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Open Access Highly Accessed Research article

mab-31 and the TGF-β pathway act in the ray lineage to pattern C. elegans male sensory rays

Yan-Fung Wong, Qing Sheng, Janet WL Chung, Jacky KF Chan and King L Chow*

Author Affiliations

Department of Biology, The Hong Kong University of Science and Technology, Clear Water Bay, Kowloon HONG KONG

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BMC Developmental Biology 2010, 10:82  doi:10.1186/1471-213X-10-82

Published: 5 August 2010

Abstract

Background

C. elegans TGF-β-like Sma/Mab signaling pathway regulates both body size and sensory ray patterning. Most of the components in this pathway were initially identified by genetic screens based on the small body phenotype, and many of these mutants display sensory ray patterning defect. At the cellular level, little is known about how and where these components work although ray structural cell has been implicated as one of the targets. Based on the specific ray patterning abnormality, we aim to identify by RNAi approach additional components that function specifically in the ray lineage to elucidate the regulatory role of TGF-β signaling in ray differentiation.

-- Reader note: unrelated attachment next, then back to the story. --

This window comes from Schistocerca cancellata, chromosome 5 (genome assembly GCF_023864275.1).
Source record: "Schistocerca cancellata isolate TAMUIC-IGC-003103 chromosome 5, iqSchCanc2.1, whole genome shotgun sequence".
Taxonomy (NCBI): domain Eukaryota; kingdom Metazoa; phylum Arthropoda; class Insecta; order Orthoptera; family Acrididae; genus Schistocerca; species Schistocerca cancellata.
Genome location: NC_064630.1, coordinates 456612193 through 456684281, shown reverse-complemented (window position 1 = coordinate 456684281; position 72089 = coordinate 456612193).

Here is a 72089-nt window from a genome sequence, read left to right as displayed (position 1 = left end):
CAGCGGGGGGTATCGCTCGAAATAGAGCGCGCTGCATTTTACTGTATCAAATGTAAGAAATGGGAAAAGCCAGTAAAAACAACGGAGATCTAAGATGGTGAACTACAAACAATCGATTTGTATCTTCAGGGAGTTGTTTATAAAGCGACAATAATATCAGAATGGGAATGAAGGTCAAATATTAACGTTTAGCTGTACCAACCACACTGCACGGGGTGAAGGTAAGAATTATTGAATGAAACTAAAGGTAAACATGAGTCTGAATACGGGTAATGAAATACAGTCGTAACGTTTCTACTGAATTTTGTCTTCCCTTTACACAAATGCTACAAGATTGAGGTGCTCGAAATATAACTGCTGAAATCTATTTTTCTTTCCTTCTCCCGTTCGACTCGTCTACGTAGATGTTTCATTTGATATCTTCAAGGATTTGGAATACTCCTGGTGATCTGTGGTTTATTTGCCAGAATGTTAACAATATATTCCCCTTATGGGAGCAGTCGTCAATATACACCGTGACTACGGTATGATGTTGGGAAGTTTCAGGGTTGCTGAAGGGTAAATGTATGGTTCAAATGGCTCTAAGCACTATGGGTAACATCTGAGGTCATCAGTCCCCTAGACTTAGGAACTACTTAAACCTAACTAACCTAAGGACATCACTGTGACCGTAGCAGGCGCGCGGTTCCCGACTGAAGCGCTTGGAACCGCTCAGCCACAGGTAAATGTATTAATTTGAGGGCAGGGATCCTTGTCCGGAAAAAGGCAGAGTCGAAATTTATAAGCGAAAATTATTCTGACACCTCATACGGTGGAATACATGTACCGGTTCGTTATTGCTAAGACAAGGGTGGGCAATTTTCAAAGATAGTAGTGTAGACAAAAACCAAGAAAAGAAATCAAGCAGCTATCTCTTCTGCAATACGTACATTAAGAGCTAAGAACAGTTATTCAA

Result

We report here the characterization of a new member of the Sma/Mab pathway, mab-31, recovered from a genome-wide RNAi screen. mab-31 mutants showed ray cell cluster patterning defect and mis-specification of the ray identity. mab-31 encodes a nuclear protein expressed in descendants of ray precursor cells impacting on the ray cell's clustering properties, orientation of cell division plane, and fusion of structural cells. Genetic experiments also establish its relationship with other Sma/Mab pathway components and transcription factors acting upstream and downstream of the signaling event.

Conclusion

mab-31 function is indispensable in Sma/Mab signal recipient cells during sensory rays specification. Both mab-31 and sma-6 are required in ray lineage at the late larval stages. They act upstream of C. elegans Pax-6 homolog and repress its function. These findings suggested mab-31 is a key factor that can integrate TFG-β signals in male sensory ray lineage to define organ identity.